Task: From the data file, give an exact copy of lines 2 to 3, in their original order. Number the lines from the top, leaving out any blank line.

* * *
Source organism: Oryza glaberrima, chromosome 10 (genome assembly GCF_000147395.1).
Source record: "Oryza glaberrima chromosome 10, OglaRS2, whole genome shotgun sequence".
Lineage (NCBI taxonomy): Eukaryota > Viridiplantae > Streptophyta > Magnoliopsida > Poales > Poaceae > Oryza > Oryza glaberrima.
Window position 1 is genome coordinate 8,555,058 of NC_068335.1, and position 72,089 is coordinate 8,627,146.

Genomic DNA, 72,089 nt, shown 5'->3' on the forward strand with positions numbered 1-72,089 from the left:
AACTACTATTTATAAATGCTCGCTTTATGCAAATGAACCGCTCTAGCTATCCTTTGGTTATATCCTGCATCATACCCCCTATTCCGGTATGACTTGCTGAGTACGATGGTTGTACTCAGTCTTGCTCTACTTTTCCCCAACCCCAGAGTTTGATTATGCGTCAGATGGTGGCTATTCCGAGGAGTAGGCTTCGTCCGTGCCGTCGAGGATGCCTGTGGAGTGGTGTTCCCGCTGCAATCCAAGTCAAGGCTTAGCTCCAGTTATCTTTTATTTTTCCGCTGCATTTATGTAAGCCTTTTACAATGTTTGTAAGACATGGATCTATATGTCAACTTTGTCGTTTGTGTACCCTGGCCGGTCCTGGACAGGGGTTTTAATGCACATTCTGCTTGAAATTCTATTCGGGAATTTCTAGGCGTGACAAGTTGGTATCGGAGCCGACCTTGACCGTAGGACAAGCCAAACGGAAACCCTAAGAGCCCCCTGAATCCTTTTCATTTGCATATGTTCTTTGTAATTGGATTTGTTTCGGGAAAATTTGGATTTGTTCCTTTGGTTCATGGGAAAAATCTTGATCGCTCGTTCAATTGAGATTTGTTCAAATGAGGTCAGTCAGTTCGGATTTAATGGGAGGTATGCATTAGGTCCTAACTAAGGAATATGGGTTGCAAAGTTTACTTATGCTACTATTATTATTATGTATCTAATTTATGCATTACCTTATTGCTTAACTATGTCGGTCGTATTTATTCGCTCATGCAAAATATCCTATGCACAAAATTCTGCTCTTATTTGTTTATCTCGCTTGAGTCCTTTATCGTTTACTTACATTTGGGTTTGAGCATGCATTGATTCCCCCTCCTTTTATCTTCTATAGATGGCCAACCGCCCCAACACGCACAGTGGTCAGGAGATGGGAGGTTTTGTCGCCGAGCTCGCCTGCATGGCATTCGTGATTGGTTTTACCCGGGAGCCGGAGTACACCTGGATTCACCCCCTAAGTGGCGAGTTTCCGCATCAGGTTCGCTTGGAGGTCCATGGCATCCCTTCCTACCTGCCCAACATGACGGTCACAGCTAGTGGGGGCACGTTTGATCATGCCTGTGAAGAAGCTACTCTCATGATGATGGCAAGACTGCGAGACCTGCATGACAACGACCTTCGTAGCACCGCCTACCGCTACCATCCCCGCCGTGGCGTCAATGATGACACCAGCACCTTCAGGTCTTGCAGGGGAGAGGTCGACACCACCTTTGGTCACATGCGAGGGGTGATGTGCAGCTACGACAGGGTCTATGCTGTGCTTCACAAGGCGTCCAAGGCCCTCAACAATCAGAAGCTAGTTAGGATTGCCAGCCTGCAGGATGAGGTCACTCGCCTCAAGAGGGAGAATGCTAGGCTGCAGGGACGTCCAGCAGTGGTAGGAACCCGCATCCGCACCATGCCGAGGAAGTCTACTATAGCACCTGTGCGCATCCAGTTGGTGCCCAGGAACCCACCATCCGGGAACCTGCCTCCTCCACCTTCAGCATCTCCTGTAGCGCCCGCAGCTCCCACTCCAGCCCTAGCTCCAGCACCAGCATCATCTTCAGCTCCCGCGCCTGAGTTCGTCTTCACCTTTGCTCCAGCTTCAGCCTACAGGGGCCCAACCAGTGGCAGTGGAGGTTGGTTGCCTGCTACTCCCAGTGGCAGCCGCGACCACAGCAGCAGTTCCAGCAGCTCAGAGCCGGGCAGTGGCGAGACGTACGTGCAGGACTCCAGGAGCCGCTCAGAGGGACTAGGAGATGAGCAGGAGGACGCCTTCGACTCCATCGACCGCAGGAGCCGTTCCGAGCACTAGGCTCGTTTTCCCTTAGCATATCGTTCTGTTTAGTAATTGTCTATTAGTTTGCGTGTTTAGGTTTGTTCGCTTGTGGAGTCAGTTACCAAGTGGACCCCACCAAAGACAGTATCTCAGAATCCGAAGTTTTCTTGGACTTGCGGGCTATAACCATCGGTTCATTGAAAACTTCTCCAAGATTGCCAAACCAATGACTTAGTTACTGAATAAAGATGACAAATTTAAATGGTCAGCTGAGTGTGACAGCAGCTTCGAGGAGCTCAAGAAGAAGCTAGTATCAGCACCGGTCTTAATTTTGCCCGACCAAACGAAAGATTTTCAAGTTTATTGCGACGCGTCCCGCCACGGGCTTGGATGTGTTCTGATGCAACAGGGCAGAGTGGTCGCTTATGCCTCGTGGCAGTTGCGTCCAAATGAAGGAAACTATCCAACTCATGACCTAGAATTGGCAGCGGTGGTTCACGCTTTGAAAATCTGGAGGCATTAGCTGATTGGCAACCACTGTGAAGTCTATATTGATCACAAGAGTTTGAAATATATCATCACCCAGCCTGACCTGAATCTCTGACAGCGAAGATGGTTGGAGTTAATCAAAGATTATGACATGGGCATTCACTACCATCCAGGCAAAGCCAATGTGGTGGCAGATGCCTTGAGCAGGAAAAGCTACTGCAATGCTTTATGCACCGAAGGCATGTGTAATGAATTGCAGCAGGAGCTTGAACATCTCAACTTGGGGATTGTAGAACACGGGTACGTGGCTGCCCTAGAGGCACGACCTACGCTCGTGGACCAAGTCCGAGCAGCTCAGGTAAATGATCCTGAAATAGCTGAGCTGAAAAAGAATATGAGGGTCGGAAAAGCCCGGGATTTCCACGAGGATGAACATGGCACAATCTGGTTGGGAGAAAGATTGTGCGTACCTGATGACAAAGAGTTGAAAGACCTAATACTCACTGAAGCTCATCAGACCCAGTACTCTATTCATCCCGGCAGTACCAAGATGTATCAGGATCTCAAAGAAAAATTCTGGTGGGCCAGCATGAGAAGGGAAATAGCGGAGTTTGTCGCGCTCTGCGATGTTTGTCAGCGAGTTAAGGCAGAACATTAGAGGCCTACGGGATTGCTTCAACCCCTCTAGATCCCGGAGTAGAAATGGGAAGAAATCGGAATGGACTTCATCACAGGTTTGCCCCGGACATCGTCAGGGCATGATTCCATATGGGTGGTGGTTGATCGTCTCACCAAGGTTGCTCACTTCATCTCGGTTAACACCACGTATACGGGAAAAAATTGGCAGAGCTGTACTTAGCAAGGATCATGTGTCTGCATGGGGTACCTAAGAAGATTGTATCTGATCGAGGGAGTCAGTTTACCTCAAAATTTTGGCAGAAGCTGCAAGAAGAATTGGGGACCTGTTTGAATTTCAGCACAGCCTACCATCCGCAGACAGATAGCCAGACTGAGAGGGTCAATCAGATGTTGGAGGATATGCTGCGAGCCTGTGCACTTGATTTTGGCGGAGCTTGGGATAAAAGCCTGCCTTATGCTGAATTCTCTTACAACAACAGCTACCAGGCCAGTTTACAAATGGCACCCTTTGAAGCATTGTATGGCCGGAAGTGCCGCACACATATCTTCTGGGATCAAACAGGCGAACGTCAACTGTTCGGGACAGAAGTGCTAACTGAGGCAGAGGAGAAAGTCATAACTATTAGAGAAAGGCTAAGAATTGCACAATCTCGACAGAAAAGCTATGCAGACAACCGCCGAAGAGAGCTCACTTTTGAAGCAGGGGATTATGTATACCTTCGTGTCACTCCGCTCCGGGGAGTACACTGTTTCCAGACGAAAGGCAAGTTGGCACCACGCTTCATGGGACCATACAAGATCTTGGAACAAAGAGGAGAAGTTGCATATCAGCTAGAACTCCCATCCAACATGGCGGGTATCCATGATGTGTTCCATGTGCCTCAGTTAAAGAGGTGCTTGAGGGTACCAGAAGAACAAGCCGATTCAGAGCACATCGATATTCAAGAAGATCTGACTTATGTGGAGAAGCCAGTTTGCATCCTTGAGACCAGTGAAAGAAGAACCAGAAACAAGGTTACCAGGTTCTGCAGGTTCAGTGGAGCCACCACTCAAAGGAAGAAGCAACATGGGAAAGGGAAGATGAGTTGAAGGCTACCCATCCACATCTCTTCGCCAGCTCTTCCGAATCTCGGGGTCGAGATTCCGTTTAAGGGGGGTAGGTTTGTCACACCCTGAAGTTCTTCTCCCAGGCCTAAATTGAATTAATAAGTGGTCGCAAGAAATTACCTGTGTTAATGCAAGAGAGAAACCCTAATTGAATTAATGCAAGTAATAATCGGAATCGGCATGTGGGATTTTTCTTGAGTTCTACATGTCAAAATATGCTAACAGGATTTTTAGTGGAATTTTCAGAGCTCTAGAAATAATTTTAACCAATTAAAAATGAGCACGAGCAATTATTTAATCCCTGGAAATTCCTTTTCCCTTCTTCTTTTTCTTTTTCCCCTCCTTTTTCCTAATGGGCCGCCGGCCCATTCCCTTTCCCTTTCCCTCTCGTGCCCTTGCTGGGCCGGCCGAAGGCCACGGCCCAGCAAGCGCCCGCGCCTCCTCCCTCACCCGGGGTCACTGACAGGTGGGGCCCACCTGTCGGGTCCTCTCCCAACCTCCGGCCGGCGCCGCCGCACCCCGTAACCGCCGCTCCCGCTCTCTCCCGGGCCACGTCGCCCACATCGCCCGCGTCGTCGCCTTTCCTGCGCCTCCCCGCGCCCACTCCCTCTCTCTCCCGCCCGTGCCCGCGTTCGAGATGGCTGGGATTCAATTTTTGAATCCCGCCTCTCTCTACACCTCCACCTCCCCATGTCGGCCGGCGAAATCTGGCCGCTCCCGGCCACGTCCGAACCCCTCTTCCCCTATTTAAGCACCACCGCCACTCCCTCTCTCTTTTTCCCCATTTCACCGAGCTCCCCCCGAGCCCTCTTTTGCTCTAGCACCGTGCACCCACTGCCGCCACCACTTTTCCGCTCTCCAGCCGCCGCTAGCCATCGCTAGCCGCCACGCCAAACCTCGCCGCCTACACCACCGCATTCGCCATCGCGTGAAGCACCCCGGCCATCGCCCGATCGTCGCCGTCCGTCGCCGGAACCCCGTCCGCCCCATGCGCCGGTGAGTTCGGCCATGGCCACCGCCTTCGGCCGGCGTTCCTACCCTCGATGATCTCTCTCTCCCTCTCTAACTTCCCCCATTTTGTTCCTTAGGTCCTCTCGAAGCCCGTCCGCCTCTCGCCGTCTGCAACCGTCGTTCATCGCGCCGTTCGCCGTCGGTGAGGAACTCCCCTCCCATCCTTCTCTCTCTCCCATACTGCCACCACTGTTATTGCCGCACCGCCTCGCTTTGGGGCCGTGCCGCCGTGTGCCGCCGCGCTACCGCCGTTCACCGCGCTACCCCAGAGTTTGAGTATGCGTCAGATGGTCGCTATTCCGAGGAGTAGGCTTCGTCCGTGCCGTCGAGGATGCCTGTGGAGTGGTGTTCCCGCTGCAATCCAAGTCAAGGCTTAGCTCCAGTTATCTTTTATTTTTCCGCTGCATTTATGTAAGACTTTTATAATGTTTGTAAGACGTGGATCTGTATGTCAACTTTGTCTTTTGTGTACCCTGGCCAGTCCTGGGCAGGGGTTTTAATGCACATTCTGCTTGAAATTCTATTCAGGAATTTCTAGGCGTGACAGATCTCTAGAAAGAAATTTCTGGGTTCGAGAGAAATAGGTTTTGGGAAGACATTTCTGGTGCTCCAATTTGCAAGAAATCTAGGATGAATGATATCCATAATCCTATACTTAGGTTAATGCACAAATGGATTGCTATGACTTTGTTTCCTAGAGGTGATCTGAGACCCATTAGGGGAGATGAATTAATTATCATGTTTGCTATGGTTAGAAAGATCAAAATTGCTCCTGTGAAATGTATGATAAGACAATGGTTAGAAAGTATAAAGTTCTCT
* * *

Source record: "Oryza glaberrima chromosome 10, OglaRS2, whole genome shotgun sequence".
Lineage (NCBI taxonomy): Eukaryota > Viridiplantae > Streptophyta > Magnoliopsida > Poales > Poaceae > Oryza > Oryza glaberrima.